It's not that people don't want to save for retirement, it's because they can't afford to.
By Cyril Tuohy
Many of the most promising long-term growth initiatives for broker/dealer LPL Financial lie with banks and credit unions that are seeking revenue from wealth management services and looking to outsource broker/dealer operations, LPL executives said.
Banks and other financial institutions within LPL’s registered investment advisor (RIA) channel have enough demand to add more than 400 advisors over the next few years, said Mark Casady, LPL Financial chairman and chief executive officer.
LPL added 23 new financial institution “relationships” last year, and 33 new institutional relationships in 2012, he said.
In the first quarter, LPL added 52 new advisors. There were a total of 13,726 advisors working for LPL at the end of the first quarter, an increase of 2.6 percent compared to the year-ago period, the company also said in its quarterly earnings report .
More institutions joining the LPL platform, has resulted in a greater number of advisors affiliated with LPL.
“Through these combined efforts in 2013, we added 119 net new advisors in the institution channel, with 45 of these advisors representing an incremental headcount growth within existing institutional relationships,” he said during a conference call with analysts.
Casady added that financial institutions are looking to grow by offering wealth management services, which advisors supply.
Higher capital constraints on banks and tougher regulatory standards are making it more expensive for banks to remain as profitable. Wealth management services represent new revenue sources for the banks, he said.
Banks also want to outsource their broker/dealer operations because the fixed costs associated with the regulatory requirements and the technology infrastructure needed to meet those requirements are not worth it, he said.
Casady estimated that the outsourcing of broker/dealer operations by banks would add as much as $900 million in revenue to the financial institution marketplace “in the coming years.” That represents an increase of 60 percent over the size of the marketplace today, he added.
Millions of middle-market depositors entrust their wealth to banks through checking, savings and other assets insured by the Federal Deposit Insurance Corp. These deposit accounts represent a lucrative opportunity, not only financial advisors and wealth managers but for life and annuities sold by insurance companies.
LPL already supports more than 2,200 financial advisors in 735 banks and credit unions. Those banking institutions hold billions of dollars in wealth, and LPL wants to deepen its foothold in the conservative bank market.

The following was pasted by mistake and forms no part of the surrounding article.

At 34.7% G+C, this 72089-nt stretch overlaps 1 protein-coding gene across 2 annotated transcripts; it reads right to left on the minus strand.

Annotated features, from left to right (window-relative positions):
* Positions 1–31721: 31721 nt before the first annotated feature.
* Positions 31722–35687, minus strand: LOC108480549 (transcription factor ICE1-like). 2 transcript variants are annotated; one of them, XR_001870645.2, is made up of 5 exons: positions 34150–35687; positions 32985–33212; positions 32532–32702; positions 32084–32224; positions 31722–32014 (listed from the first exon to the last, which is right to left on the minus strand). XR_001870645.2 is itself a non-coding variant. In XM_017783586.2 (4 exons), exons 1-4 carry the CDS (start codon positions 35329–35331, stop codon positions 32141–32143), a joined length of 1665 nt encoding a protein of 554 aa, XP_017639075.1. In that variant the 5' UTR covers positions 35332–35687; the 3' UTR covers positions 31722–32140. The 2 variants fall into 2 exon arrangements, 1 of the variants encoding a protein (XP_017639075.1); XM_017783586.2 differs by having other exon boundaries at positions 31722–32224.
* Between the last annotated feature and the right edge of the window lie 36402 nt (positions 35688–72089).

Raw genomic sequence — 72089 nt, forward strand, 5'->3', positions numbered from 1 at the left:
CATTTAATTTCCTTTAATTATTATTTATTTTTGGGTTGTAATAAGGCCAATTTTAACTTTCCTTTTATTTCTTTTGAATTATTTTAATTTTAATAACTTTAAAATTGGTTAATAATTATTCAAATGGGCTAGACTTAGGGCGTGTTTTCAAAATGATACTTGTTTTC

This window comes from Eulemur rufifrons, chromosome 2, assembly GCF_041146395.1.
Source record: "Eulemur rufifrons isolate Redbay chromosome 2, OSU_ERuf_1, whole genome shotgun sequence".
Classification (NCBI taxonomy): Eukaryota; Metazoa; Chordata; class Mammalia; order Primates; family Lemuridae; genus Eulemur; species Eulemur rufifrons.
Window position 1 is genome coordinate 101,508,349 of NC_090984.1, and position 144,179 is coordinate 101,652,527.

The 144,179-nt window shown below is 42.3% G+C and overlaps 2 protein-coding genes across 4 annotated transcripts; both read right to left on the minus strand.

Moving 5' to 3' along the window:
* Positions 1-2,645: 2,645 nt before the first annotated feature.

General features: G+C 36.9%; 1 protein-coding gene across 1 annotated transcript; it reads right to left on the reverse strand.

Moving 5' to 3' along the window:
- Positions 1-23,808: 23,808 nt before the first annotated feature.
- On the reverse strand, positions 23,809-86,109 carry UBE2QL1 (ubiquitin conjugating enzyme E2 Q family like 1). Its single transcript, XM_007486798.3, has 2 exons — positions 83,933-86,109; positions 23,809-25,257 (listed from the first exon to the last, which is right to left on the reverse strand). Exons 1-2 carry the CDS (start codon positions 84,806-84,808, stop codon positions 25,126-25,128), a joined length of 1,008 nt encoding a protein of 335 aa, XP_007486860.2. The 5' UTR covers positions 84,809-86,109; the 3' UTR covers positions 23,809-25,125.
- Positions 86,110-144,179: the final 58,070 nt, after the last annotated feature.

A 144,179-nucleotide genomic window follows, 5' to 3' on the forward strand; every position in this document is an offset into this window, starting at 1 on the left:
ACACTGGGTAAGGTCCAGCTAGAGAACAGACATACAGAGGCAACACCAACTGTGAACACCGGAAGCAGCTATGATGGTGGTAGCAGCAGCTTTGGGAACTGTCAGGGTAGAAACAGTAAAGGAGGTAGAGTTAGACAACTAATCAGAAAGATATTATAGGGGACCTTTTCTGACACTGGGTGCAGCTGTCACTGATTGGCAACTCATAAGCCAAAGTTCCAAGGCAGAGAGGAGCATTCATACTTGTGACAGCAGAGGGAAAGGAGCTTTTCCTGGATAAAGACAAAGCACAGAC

Thus, LPL’s “bank wealth initiative,” Casady said.
The initiative seeks to cut costs by allowing banks to combine retail investment, trust department and wealth management needs, providing LPL with an “entry point” into the $2 trillion in assets invested in the trust market.
Akin to LPL’s hybrid RIA strategy, “we envision this (bank wealth) initiative to providing a unique solution through a completely integrated investment and operating platform,” Casady said.
Casady said LPL managers are talking with bank and credit union managers about accelerating the bank programs by adding advisors and speeding up asset conversion, but only if it makes sense for the banks.
LPL is experimenting in two areas, he added. LPL is recruiting advisors on behalf of the banks, and the company is helping to finance the cost of an advisor for a year or two. If the initiatives work, they will be expanded into next year.
LPL Financial, one of the nation’s biggest broker/dealers, serves a broader swath of the middle market than some of the nation’s more well-known financial services competitors such as Merrill Lynch, Morgan Stanley and Wells Fargo Financial Advisors.
Advisors are the profit-generating engine for LPL. The key to growth is to bring on new advisors and to increase the profitability of each advisor.
First quarter revenue came to $1.08 billion, up nearly 12 percent over the year-ago period, LPL reported. The increase was due to more advisors joining the company, higher productivity per advisor and market appreciation, LPL chief financial officer Dan Arnold said.
Average asset levels managed by advisors also rose. At the end of the first quarter, advisors managed an average of $33 million, up from $29.5 million compared to the year-ago period.
In the past six years, fee-based assets have doubled to $12 million per advisor compared to $6 million per advisor in 2008, Arnold added.
Because fee-based assets represent more than 50 percent of new sales, LPL expects advisory assets under management to grow. Advisory assets under management represent 35 percent of LPL’s total assets under management.
Cyril Tuohy is a writer based in Pennsylvania. He has covered the financial services industry for more than 15 years. Cyril may be reached at email@example.com.
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